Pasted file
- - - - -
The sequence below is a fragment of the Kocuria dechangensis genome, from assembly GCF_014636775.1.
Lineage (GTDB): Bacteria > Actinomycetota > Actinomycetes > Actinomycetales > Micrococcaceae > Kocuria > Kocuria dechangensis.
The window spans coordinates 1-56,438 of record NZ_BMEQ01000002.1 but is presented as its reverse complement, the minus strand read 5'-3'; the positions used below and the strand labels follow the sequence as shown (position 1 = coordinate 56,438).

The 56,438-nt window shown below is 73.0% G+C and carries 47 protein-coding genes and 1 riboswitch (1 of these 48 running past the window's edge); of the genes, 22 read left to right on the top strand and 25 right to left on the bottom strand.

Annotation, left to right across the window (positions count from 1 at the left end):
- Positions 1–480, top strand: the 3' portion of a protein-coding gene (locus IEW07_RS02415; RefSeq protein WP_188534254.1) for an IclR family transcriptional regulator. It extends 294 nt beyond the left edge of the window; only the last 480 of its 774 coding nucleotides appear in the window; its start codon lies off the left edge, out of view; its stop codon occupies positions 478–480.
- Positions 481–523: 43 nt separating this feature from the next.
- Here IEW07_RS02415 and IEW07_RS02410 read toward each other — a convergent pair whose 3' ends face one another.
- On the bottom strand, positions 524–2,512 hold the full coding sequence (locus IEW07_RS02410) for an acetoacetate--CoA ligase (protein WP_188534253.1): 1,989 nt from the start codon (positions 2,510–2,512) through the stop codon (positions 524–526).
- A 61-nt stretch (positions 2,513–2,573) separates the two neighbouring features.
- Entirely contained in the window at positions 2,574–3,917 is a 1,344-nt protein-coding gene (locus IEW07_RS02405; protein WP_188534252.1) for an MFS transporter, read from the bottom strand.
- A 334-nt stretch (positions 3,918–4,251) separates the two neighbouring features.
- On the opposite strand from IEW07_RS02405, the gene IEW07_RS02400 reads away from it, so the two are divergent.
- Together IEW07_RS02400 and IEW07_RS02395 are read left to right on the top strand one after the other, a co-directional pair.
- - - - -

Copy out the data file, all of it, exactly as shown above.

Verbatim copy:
The sequence below is a fragment of the Kocuria dechangensis genome, from assembly GCF_014636775.1.
Lineage (GTDB): Bacteria > Actinomycetota > Actinomycetes > Actinomycetales > Micrococcaceae > Kocuria > Kocuria dechangensis.
The window spans coordinates 1-56,438 of record NZ_BMEQ01000002.1 but is presented as its reverse complement, the minus strand read 5'-3'; the positions used below and the strand labels follow the sequence as shown (position 1 = coordinate 56,438).

The 56,438-nt window shown below is 73.0% G+C and carries 47 protein-coding genes and 1 riboswitch (1 of these 48 running past the window's edge); of the genes, 22 read left to right on the top strand and 25 right to left on the bottom strand.

Annotation, left to right across the window (positions count from 1 at the left end):
- Positions 1–480, top strand: the 3' portion of a protein-coding gene (locus IEW07_RS02415; RefSeq protein WP_188534254.1) for an IclR family transcriptional regulator. It extends 294 nt beyond the left edge of the window; only the last 480 of its 774 coding nucleotides appear in the window; its start codon lies off the left edge, out of view; its stop codon occupies positions 478–480.
- Positions 481–523: 43 nt separating this feature from the next.
- Here IEW07_RS02415 and IEW07_RS02410 read toward each other — a convergent pair whose 3' ends face one another.
- On the bottom strand, positions 524–2,512 hold the full coding sequence (locus IEW07_RS02410) for an acetoacetate--CoA ligase (protein WP_188534253.1): 1,989 nt from the start codon (positions 2,510–2,512) through the stop codon (positions 524–526).
- A 61-nt stretch (positions 2,513–2,573) separates the two neighbouring features.
- Entirely contained in the window at positions 2,574–3,917 is a 1,344-nt protein-coding gene (locus IEW07_RS02405; protein WP_188534252.1) for an MFS transporter, read from the bottom strand.
- A 334-nt stretch (positions 3,918–4,251) separates the two neighbouring features.
- On the opposite strand from IEW07_RS02405, the gene IEW07_RS02400 reads away from it, so the two are divergent.
- Together IEW07_RS02400 and IEW07_RS02395 are read left to right on the top strand one after the other, a co-directional pair.